The Melbourne firm said more than one-third of e-tailers analysed in an industry study completely ignored customer queries sent via email or took more than one week to respond.
Most of the remaining two-thirds took between 12 and 24 hours to reply, the firm said.
Worse still, one-third of the country’s e-tailers failed to address at least one question contained in email queries responded to.
Ironically for the dotcom shopping world, the analyst firm rated the telephone as a more reliable mode of lodging queries, with customers typically waiting less than five minutes to have questions answered over the phone. However, e-tailers left little incentive for customers to lodge queries over the phone because they seldom offered toll free support numbers and often operated interstate, the firm complained.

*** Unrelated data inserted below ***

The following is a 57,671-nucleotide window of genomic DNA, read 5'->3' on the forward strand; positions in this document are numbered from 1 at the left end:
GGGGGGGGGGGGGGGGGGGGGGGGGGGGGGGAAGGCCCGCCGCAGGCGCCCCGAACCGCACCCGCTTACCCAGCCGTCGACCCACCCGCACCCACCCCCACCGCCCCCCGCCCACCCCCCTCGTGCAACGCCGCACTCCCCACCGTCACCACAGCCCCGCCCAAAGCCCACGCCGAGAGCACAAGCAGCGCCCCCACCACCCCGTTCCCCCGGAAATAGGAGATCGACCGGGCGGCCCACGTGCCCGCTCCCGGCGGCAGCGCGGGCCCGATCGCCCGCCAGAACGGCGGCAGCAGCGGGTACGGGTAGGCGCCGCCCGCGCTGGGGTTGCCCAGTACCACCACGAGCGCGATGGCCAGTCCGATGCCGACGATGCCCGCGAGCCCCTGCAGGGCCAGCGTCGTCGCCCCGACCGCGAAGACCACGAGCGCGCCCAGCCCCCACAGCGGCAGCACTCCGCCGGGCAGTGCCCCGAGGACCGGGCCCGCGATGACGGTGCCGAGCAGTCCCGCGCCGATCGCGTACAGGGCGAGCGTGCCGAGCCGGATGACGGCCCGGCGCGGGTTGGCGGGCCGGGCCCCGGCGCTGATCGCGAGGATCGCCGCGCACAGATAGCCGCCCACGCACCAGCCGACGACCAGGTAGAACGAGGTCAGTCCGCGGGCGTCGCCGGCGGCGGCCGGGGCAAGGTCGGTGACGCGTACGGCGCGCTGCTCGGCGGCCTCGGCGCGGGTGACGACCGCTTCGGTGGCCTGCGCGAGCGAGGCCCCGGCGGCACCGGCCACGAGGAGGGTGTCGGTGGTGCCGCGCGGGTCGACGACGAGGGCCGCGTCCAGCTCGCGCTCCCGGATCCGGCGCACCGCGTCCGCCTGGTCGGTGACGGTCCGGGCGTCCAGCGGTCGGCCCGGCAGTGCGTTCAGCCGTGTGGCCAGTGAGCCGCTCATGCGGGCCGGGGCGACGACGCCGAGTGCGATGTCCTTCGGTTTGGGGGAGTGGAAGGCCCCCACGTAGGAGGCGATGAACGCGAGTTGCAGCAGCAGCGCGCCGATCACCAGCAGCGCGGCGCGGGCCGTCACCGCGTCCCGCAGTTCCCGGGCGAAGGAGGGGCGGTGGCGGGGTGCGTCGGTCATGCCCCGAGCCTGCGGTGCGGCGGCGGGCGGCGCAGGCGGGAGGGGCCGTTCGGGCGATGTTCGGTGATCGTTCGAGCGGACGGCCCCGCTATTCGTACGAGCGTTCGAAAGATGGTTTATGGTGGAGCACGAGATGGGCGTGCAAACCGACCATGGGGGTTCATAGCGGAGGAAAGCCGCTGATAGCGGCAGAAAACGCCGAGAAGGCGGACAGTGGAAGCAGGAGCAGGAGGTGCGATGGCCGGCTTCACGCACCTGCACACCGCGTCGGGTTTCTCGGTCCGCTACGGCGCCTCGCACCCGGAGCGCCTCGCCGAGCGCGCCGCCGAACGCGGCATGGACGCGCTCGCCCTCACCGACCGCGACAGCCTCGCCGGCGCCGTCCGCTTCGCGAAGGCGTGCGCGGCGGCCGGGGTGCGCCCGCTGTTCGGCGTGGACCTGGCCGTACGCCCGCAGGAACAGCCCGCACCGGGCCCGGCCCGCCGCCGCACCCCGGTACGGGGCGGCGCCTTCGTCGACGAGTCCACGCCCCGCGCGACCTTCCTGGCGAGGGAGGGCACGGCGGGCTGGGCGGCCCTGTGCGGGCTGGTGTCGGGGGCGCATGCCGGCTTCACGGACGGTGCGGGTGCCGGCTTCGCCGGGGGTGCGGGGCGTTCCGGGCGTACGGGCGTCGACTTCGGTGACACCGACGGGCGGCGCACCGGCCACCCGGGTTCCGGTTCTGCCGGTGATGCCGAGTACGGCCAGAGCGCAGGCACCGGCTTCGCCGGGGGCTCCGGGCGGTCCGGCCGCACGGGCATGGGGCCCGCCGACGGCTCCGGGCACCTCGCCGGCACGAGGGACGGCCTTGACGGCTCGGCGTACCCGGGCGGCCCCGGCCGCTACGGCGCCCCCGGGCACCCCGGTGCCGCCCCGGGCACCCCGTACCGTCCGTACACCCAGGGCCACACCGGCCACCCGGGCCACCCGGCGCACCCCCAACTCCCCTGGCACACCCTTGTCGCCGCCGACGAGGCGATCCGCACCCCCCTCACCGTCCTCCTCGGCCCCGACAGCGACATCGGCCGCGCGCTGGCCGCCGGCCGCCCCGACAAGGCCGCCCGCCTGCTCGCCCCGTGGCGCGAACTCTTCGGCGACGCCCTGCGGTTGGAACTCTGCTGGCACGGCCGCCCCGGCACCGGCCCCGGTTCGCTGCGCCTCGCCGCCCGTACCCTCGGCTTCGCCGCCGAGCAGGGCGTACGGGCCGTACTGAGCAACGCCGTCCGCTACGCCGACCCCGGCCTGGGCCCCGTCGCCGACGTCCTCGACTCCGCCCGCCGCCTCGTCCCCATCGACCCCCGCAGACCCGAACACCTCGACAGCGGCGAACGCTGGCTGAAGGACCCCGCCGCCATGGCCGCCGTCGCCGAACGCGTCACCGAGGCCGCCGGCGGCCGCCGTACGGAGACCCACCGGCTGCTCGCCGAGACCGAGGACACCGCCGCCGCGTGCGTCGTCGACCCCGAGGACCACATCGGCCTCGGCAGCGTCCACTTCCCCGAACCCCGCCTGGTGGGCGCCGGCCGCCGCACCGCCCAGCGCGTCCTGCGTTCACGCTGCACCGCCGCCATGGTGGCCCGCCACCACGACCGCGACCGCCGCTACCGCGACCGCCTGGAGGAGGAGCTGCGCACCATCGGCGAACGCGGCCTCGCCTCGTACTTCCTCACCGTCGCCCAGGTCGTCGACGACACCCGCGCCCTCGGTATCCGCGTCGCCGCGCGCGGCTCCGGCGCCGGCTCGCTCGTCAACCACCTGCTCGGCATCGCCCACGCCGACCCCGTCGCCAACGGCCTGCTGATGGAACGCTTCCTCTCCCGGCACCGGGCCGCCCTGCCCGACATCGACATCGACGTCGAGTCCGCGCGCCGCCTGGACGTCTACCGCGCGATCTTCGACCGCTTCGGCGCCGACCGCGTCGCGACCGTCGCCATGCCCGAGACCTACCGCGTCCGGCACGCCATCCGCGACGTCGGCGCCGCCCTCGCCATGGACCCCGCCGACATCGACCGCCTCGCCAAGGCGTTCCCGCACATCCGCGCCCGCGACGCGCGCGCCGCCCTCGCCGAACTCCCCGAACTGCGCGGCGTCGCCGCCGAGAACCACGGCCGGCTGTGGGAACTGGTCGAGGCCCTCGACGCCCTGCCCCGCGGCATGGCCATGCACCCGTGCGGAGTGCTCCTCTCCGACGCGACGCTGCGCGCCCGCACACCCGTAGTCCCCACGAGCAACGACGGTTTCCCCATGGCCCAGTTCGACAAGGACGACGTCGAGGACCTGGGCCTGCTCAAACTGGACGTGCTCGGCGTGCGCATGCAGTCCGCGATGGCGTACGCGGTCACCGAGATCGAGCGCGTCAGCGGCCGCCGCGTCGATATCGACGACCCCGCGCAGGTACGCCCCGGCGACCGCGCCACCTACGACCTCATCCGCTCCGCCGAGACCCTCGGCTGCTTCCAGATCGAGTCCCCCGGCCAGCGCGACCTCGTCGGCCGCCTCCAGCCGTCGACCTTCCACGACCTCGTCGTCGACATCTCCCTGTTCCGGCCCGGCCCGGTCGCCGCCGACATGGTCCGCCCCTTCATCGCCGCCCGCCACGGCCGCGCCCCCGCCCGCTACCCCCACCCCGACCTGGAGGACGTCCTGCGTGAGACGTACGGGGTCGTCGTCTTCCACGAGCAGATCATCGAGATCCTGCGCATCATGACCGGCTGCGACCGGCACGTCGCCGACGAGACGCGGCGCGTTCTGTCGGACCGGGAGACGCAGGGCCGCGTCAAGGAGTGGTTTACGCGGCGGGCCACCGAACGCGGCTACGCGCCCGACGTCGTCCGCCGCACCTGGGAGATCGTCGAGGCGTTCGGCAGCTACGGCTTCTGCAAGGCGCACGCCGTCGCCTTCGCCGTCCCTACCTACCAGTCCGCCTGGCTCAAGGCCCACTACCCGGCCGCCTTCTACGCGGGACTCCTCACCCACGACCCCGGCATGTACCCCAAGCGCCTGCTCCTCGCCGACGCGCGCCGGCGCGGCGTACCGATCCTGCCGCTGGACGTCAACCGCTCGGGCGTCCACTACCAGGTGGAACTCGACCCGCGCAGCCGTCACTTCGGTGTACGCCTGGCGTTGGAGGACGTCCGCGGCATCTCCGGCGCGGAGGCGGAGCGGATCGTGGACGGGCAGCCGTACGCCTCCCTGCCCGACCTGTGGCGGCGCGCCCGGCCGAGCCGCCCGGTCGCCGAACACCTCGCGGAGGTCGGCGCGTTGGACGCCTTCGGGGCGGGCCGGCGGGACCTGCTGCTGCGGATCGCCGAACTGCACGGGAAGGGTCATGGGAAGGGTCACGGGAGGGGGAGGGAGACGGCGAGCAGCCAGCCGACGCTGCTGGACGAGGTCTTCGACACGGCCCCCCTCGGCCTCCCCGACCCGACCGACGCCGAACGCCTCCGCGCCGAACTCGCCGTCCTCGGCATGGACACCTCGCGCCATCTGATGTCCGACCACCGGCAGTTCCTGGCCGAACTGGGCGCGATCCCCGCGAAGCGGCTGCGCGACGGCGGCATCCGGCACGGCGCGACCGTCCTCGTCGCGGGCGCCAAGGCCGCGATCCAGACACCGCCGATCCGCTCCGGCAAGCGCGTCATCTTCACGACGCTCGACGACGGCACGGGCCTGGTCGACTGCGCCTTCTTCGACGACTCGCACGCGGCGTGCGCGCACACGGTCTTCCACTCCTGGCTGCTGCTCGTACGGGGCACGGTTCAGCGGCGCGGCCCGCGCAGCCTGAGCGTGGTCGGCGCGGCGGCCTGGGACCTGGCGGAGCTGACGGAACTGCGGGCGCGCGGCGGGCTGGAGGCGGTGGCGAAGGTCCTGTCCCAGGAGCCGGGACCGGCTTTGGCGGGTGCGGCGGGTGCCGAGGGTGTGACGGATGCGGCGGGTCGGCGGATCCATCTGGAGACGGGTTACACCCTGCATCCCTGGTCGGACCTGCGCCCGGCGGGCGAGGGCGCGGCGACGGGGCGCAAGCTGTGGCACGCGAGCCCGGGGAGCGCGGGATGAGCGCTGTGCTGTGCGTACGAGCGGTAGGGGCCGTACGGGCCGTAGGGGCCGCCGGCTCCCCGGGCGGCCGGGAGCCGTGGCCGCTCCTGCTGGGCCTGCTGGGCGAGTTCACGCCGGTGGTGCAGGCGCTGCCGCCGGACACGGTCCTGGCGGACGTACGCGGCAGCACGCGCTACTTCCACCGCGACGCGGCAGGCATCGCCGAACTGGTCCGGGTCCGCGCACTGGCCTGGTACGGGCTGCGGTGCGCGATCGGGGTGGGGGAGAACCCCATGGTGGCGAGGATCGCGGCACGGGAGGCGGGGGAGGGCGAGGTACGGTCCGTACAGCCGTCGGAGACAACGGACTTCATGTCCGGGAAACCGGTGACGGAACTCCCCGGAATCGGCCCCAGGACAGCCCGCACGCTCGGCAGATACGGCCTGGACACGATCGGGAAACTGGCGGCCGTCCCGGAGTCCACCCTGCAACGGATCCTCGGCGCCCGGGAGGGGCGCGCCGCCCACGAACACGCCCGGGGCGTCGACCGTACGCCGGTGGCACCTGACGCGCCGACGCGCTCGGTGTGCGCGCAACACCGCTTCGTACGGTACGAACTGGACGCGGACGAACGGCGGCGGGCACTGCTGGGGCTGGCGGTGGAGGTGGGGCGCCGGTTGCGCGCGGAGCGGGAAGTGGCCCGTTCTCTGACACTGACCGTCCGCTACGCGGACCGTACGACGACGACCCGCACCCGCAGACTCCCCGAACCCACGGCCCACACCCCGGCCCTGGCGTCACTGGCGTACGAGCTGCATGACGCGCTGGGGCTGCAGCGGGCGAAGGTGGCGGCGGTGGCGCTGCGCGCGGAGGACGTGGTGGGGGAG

GlobalReviews says it analysed the performance of more than 40 Australian e-tailers over the Christmas 2000 period.
The firm said all e-tailers it studied delivered Christmas gifts before December 25. It attributed this upswing in delivery performance to a more “conservative” approach to fulfilment promises.
The firm said promises of delivery times as narrow as two hours from ordering time only alienated the Internet from shoppers if those claims could not be backed.
“It is better to make one’s delivery limitations clear than to promise the world and fail to deliver,” a company statement read.
By broadening delivery-time promises to as long as two days etailers were able to deliver as promised, and stood to cut around 90 percent off delivery costs, the firm said.